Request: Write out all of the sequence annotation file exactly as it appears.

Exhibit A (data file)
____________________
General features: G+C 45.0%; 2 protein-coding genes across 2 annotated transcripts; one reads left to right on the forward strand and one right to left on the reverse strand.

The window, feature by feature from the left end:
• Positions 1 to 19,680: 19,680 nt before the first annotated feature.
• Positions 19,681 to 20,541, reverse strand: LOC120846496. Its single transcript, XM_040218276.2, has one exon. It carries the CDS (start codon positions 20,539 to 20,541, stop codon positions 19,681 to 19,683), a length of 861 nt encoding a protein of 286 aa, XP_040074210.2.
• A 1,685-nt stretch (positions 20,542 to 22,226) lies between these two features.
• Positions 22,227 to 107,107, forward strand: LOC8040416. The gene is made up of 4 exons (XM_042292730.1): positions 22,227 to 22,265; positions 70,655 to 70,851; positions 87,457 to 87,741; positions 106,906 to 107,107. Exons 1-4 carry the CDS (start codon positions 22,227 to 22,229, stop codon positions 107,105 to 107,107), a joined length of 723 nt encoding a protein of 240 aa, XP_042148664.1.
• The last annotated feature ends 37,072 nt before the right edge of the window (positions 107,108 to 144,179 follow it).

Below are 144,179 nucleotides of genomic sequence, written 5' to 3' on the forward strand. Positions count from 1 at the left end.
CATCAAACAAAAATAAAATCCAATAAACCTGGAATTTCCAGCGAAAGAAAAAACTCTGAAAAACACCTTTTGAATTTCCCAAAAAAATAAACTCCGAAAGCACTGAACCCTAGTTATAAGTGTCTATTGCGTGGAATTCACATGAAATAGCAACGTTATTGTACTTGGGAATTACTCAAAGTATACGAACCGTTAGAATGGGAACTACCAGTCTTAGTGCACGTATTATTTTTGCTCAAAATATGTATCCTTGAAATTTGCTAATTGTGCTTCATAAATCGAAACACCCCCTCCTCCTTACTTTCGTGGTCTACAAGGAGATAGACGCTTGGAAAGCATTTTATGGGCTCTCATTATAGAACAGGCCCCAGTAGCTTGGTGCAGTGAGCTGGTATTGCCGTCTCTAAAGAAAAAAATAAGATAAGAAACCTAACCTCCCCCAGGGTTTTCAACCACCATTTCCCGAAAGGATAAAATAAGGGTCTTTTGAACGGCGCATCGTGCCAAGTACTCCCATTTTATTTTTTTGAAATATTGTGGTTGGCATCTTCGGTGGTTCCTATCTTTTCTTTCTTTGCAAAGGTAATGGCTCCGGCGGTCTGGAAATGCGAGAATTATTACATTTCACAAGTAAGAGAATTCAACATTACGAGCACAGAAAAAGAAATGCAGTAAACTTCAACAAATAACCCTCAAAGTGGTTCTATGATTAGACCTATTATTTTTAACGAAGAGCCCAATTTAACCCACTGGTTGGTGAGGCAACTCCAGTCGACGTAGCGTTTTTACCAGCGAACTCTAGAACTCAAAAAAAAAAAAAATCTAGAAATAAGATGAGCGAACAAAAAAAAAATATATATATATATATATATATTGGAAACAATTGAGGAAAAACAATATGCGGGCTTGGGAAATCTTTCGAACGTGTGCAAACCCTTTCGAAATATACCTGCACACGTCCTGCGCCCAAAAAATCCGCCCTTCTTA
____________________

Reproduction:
General features: G+C 45.0%; 2 protein-coding genes across 2 annotated transcripts; one reads left to right on the forward strand and one right to left on the reverse strand.

The window, feature by feature from the left end:
• Positions 1 to 19,680: 19,680 nt before the first annotated feature.
• Positions 19,681 to 20,541, reverse strand: LOC120846496. Its single transcript, XM_040218276.2, has one exon. It carries the CDS (start codon positions 20,539 to 20,541, stop codon positions 19,681 to 19,683), a length of 861 nt encoding a protein of 286 aa, XP_040074210.2.
• A 1,685-nt stretch (positions 20,542 to 22,226) lies between these two features.
• Positions 22,227 to 107,107, forward strand: LOC8040416. The gene is made up of 4 exons (XM_042292730.1): positions 22,227 to 22,265; positions 70,655 to 70,851; positions 87,457 to 87,741; positions 106,906 to 107,107. Exons 1-4 carry the CDS (start codon positions 22,227 to 22,229, stop codon positions 107,105 to 107,107), a joined length of 723 nt encoding a protein of 240 aa, XP_042148664.1.
• The last annotated feature ends 37,072 nt before the right edge of the window (positions 107,108 to 144,179 follow it).

Below are 144,179 nucleotides of genomic sequence, written 5' to 3' on the forward strand. Positions count from 1 at the left end.
CATCAAACAAAAATAAAATCCAATAAACCTGGAATTTCCAGCGAAAGAAAAAACTCTGAAAAACACCTTTTGAATTTCCCAAAAAAATAAACTCCGAAAGCACTGAACCCTAGTTATAAGTGTCTATTGCGTGGAATTCACATGAAATAGCAACGTTATTGTACTTGGGAATTACTCAAAGTATACGAACCGTTAGAATGGGAACTACCAGTCTTAGTGCACGTATTATTTTTGCTCAAAATATGTATCCTTGAAATTTGCTAATTGTGCTTCATAAATCGAAACACCCCCTCCTCCTTACTTTCGTGGTCTACAAGGAGATAGACGCTTGGAAAGCATTTTATGGGCTCTCATTATAGAACAGGCCCCAGTAGCTTGGTGCAGTGAGCTGGTATTGCCGTCTCTAAAGAAAAAAATAAGATAAGAAACCTAACCTCCCCCAGGGTTTTCAACCACCATTTCCCGAAAGGATAAAATAAGGGTCTTTTGAACGGCGCATCGTGCCAAGTACTCCCATTTTATTTTTTTGAAATATTGTGGTTGGCATCTTCGGTGGTTCCTATCTTTTCTTTCTTTGCAAAGGTAATGGCTCCGGCGGTCTGGAAATGCGAGAATTATTACATTTCACAAGTAAGAGAATTCAACATTACGAGCACAGAAAAAGAAATGCAGTAAACTTCAACAAATAACCCTCAAAGTGGTTCTATGATTAGACCTATTATTTTTAACGAAGAGCCCAATTTAACCCACTGGTTGGTGAGGCAACTCCAGTCGACGTAGCGTTTTTACCAGCGAACTCTAGAACTCAAAAAAAAAAAAAATCTAGAAATAAGATGAGCGAACAAAAAAAAAATATATATATATATATATATATTGGAAACAATTGAGGAAAAACAATATGCGGGCTTGGGAAATCTTTCGAACGTGTGCAAACCCTTTCGAAATATACCTGCACACGTCCTGCGCCCAAAAAATCCGCCCTTCTTA